Former Fiat Chrysler chief executive Sergio Marchionne, one of the auto industry's most tenacious and respected auto chiefs, has died, succumbing to complications from recent surgery.
The carmaker's controlling family shareholder confirmed news reports of his death today, without giving the cause of death or saying when he had died.
Marchionne, 66, fell gravely ill after what the company had described as shoulder surgery in a Zurich hospital.
He was replaced as chief executive last weekend after Fiat Chrysler said his condition had worsened.
Shares in Fiat Chrysler were suspended in Milan trade today after plunging 10%.
"Unfortunately, what we feared has come to pass. Sergio Marchionne, man and friend, is gone," FCA Chairman John Elkann, scion of the controlling Agnelli family, said in a statement.
Marchionne rescued Fiat and Chrysler from bankruptcy after taking the wheel of the Italian carmaker in 2004 and he multiplied Fiat's value 11 times through 14 years of canny dealmaking.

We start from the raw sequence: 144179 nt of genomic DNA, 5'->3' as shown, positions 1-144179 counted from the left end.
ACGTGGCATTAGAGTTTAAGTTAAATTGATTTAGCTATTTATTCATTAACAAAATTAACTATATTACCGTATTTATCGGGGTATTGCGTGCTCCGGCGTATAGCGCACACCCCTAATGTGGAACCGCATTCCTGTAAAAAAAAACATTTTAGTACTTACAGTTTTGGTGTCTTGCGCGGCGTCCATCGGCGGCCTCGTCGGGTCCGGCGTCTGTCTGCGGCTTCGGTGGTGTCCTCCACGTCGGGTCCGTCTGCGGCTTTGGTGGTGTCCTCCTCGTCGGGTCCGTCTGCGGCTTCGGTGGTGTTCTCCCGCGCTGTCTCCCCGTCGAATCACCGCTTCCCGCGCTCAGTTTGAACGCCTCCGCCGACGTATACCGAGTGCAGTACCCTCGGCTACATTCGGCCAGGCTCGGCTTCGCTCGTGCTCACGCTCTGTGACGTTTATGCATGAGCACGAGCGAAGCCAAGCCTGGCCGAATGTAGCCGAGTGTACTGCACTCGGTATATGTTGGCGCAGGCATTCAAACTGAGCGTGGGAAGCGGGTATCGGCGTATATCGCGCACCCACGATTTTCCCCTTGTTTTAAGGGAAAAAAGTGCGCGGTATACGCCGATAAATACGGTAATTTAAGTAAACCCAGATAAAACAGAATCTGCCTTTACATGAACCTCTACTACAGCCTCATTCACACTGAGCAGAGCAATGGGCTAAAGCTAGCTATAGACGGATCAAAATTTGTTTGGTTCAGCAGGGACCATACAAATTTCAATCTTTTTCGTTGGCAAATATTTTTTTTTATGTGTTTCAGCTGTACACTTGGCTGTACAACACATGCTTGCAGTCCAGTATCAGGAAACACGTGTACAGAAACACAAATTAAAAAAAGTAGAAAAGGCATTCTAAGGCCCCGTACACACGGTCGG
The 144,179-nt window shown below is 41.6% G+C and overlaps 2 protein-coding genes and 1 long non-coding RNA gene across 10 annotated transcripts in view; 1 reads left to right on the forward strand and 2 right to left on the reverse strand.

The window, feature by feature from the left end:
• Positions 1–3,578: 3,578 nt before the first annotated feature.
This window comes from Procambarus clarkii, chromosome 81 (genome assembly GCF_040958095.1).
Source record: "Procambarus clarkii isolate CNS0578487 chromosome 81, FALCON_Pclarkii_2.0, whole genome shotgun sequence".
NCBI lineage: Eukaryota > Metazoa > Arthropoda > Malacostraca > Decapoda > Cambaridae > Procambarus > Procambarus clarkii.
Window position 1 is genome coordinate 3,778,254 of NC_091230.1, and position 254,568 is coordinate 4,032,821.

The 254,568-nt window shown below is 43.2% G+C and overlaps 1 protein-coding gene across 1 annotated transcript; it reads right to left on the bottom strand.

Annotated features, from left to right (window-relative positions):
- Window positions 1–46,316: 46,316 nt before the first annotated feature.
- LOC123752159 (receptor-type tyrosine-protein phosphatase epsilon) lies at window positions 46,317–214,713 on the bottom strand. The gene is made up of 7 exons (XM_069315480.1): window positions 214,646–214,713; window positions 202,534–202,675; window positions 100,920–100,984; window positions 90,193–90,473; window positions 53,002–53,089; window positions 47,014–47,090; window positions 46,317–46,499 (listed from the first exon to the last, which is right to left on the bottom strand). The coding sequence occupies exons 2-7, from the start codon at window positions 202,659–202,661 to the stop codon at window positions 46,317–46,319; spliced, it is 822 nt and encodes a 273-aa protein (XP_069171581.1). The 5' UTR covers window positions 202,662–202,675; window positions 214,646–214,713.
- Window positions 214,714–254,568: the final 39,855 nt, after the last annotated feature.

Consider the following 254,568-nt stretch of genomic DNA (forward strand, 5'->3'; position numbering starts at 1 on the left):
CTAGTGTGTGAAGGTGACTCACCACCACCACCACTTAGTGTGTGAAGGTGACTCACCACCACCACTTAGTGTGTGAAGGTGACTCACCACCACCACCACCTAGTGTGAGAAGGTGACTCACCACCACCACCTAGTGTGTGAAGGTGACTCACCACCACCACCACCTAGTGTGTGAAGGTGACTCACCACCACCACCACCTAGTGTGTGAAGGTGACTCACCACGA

He was due to step down at FCA in April next year.
"The best way to honor his memory is to build on the legacy he left us, continuing to develop the human values of responsibility and openness of which he was the most ardent champion," Elkann added.
On Saturday, FCA named Jeep division head Mike Manley as chief executive at the world's seventh-largest carmaker, saying the 54-year-old Briton would execute a new mid-term strategy that Marchionne had outlined in June.
FCA has said Manley will work to ensure a "strong and independent" future for the group.
On Saturday, Marchionne was also replaced as chairman and CEO of Ferrari and chairman of tractor maker CNH Industrial - both spun off from FCA in recent years.